She considers herself a Southern storyteller, and the story she has been telling is about the death penalty. Sister Helen Prejean, whose book “Dead Man Walking: An Eyewitness Account of the Death Penalty in the United States” sparked a national dialogue about capital punishment, will discuss “The Death Penalty and Prison Reform in Texas” as part of the University of Houston BB&T Speaker Series.
The event is planned for 4 p.m., Monday, Oct. 6 in the Honors College Commons. The lecture is free and open to the public and is co-hosted by the UH Hobby Center for Public Policy and the Honors College’s Phronesis Program.
Prejean lived in New Orleans and worked at the Hope House from 1984-1986. It was during that time that she was asked to correspond with death row inmate Patrick Sonnier. She later became his spiritual adviser. Her book, which later became a movie, an opera and a play, chronicled the experience from their meeting through his execution.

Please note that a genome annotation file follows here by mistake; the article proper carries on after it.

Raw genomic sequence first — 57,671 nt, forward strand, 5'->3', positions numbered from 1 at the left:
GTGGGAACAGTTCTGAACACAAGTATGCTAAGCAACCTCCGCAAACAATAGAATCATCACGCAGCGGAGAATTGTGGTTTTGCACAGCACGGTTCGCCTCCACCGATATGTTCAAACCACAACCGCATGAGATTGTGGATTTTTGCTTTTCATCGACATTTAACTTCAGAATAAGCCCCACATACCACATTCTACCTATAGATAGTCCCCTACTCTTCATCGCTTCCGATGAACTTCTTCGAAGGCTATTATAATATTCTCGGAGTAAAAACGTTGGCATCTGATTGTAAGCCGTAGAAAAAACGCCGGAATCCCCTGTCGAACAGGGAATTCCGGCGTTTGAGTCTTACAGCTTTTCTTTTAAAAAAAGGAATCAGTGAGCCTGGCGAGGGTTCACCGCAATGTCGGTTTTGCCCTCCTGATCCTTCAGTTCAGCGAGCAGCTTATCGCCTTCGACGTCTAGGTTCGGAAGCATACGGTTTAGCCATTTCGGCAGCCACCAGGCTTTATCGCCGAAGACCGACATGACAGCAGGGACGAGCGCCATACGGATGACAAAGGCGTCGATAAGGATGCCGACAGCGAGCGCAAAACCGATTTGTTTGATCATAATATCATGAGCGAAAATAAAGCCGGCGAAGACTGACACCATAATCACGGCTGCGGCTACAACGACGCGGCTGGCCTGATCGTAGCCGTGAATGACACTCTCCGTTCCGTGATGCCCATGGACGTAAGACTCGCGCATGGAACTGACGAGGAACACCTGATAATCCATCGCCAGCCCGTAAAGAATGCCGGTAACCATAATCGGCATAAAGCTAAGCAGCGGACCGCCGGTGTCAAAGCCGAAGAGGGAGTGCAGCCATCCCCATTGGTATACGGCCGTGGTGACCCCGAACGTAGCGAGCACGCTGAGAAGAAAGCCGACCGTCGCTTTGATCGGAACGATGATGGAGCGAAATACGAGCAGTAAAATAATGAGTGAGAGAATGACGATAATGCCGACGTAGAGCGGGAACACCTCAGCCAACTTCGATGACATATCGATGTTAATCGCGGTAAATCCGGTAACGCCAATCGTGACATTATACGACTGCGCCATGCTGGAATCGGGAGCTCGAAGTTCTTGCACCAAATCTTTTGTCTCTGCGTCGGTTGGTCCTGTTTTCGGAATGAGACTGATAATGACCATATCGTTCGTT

She has since accompanied six death row inmates to their executions and continues to speak out against the death penalty. She calls capital punishment one of the great moral issues facing the country.
The BB&T Speaker Series convenes nationally renowned scholars and leading professionals to discuss timely policy and ethical issues.
For more information on the BB&T Speaker Series, visit: http://www.uh.edu/class/hcpp/civitas/speaker-series/
WHO: Sister Helen Prejean, death penalty opponent
WHAT: The Hobby Center for Public Policy BB&T Speaker Series
Featuring Sister Helen Prejean discussing “The Death Penalty and Prison Reform in Texas”
WHEN: 4 p.m., Monday, Oct. 6
WHERE: UH Honors College Commons, Second floor of the M.D. Anderson Library, Entrance One off Calhoun For directions and parking information, visit http://www.uh.edu/maps/buildings/?short_name=l